This coming week, the Supreme Court will, just as Scalia predicted, consider whether the government has any constitutional basis for barring same-sex couples from marriage. And while sometimes buried under layers of legal jargon or hidden by strategic decisions to focus elsewhere, the role of morality in this pitched national debate is paramount. At bottom, the question for the court is whether the moral disapproval of homosexuality held by a majority is sufficient reason to limit the freedom of gay men and lesbians to marry.
Of course, not everyone frames it this way. Though Americans are a famously moralizing people, we frequently avoid a conscious embrace of the moral dimensions of our most pressing debates, preferring the language of freedom, rights and harms. This has been especially true for gay advocates and the political left, for whom individual autonomy has meant a reluctance to judge personal behavior. But it’s increasingly true also of the right, which, finding a nation unpersuaded by direct appeals to moral and religious conviction, has turned to pragmatic and utilitarian arguments instead — claiming, for instance, that unit cohesion and family stability are imperiled by permitting gays in uniform or at the altar. For their part, the courts, for sound constitutional reasons, have sought to avoid basing decisions explicitly on moral positions.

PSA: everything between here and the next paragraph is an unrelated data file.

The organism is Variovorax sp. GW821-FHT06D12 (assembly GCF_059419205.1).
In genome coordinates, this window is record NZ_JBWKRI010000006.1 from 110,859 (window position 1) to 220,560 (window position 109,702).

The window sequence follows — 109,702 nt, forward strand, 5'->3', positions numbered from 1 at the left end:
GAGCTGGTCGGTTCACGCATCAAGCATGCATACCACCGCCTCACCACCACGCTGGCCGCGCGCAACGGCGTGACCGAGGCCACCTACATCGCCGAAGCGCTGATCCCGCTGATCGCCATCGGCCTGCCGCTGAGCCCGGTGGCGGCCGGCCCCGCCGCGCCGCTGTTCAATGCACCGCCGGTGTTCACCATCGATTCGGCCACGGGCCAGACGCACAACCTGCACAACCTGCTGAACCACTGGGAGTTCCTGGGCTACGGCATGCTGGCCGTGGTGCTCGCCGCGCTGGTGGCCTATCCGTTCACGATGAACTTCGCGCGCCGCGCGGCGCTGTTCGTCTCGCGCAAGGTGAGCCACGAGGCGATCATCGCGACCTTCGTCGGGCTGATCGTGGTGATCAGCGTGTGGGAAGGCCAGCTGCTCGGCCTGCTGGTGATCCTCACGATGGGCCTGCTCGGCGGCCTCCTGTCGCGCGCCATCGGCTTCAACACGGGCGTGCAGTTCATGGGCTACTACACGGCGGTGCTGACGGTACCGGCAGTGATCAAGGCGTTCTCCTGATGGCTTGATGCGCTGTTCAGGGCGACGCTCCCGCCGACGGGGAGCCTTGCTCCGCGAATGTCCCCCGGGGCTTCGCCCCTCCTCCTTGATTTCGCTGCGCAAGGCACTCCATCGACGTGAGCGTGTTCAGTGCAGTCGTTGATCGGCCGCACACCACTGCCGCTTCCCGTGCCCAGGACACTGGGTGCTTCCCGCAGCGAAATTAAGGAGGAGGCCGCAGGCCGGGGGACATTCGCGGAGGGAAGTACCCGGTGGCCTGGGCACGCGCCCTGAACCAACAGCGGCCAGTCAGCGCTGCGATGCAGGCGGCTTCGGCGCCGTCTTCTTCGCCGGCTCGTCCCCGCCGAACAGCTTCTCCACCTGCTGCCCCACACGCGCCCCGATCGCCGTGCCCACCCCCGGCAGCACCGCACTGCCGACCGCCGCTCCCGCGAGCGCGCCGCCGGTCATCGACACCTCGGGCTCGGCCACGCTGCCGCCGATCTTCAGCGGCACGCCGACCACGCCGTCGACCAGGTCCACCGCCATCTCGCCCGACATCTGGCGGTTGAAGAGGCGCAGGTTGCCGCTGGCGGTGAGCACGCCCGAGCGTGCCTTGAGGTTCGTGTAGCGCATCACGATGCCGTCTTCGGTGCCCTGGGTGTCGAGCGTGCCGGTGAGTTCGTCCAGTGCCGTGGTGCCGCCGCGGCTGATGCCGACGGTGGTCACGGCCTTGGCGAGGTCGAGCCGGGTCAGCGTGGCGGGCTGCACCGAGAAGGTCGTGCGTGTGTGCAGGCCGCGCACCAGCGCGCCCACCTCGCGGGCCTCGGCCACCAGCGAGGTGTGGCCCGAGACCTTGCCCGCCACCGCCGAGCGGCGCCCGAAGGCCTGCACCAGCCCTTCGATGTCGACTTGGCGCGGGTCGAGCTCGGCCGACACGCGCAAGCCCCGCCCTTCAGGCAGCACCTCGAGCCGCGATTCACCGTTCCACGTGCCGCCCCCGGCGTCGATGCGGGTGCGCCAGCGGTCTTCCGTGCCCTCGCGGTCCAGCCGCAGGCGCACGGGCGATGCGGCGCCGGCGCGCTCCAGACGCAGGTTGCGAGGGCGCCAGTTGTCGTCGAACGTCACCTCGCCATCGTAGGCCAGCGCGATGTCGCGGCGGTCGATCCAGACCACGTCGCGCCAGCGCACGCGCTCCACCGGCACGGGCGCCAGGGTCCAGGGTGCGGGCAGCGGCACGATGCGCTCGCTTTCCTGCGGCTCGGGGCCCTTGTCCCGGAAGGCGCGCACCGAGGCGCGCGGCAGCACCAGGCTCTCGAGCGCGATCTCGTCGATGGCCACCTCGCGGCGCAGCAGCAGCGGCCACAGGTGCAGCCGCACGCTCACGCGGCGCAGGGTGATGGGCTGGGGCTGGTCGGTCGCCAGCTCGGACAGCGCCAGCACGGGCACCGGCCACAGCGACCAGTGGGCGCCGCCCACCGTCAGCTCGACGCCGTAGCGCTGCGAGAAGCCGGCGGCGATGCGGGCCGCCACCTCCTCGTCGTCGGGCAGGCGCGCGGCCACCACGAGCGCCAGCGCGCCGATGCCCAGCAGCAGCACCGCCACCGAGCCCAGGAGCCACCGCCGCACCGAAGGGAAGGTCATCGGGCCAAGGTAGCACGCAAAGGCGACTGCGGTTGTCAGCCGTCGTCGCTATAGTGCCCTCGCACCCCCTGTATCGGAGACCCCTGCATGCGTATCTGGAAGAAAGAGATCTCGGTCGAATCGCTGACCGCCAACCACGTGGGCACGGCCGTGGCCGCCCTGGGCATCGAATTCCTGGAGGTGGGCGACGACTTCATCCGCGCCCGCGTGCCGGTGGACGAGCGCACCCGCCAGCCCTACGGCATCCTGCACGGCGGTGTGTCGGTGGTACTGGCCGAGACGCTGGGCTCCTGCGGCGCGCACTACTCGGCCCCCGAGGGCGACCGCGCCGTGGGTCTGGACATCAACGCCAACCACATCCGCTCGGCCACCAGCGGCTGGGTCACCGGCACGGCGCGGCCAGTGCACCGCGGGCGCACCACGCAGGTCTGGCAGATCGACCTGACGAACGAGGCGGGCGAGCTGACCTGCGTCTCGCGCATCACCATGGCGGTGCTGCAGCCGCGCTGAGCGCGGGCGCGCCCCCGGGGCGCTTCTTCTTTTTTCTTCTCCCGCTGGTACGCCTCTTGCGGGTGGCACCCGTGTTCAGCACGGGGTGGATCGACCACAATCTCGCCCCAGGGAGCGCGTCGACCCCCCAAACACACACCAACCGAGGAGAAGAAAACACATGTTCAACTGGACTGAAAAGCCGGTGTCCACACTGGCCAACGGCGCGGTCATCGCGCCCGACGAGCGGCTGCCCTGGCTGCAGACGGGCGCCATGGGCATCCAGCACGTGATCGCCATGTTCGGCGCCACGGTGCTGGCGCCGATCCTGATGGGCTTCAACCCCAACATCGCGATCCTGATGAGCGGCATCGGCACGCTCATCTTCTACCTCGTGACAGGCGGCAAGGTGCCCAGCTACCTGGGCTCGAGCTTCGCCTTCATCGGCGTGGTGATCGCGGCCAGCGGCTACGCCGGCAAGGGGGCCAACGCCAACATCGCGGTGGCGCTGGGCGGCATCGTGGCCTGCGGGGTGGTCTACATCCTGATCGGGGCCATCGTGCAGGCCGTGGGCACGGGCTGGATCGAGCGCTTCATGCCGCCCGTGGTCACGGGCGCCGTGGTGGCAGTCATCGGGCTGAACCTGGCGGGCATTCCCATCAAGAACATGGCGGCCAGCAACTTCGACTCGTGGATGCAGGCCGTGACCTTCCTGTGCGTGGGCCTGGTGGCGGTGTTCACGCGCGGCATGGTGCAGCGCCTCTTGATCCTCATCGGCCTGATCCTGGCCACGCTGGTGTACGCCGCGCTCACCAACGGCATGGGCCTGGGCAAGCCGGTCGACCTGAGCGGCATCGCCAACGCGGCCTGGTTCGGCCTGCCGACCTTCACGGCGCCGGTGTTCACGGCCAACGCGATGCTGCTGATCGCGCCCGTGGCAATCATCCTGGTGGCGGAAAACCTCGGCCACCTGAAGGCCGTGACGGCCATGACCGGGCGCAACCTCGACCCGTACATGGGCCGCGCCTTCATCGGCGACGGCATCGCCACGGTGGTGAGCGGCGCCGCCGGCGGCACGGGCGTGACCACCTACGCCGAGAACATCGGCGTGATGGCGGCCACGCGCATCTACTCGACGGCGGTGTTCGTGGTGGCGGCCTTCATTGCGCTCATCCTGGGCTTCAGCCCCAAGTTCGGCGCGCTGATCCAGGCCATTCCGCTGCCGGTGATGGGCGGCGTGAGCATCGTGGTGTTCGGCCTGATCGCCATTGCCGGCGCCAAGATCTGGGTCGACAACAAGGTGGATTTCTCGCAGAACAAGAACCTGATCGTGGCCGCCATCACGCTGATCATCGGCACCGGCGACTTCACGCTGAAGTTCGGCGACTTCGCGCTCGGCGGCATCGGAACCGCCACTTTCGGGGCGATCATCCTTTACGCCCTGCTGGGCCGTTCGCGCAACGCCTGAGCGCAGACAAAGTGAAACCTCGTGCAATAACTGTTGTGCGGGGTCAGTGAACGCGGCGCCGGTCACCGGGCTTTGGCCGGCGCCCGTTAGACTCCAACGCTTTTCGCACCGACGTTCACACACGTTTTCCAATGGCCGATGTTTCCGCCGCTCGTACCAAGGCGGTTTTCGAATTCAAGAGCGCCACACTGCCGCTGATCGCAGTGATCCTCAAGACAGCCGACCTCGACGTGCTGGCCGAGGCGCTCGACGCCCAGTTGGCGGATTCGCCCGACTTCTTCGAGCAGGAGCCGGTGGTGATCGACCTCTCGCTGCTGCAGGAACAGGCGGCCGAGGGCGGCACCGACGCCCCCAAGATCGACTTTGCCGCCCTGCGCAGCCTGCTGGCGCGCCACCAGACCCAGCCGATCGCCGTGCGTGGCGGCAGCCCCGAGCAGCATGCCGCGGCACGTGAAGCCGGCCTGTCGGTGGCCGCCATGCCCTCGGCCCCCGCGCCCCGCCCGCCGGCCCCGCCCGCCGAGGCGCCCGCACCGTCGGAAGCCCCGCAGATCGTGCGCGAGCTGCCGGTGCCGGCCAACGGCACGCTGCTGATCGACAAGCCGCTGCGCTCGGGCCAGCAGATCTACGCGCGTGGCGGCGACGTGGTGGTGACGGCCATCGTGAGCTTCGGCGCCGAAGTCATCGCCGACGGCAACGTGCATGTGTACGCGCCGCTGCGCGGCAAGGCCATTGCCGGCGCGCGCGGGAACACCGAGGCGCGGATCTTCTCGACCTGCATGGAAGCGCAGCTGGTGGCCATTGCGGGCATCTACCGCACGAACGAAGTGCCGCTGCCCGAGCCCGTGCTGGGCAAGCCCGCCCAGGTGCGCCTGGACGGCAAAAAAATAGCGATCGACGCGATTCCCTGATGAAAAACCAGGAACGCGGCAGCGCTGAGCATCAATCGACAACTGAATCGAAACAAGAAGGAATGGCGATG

Sidestepping morality is difficult. And when it comes to same-sex relationships, John Corvino argues in “What’s Wrong With Homosexuality?,” that approach is “badly mistaken,” as it cedes territory to anti-gay opponents and wastes the opportunity to make a case for the moral goodness of same-sex love. “We shouldn’t confuse the rejection of bad moralizing with the rejection of moralizing altogether,” Corvino writes.
He’s right. It’s an argument that the gay rights movement has recently embraced, especially as marriage has become its preeminent goal. Arguing that same-sex love deserves equal recognition, as President Obama said eloquently in his second inaugural address, is a moral project. It amounts to saying “gay is good,” not something to be tolerated despite being morally reprehensible.
Indeed, one of the most notable but little noted recent culture-war developments has been the stark role reversal by advocates and opponents of gay equality on the relevance of morality to their arguments. For decades, anti-gay activists freely expressed moral opprobrium — even disgust — at the thought of homosexuality, successfully opposing gays’ right to teach, serve in uniform, have sex, become Boy Scouts, be ordained or marry, all based on condemning some variation of their “unmentionable vice.” Without the tools to assert their moral worth in response, gay advocates replied with the language of tolerance, privacy and liberty, almost as if they were demanding the right to be morally bad.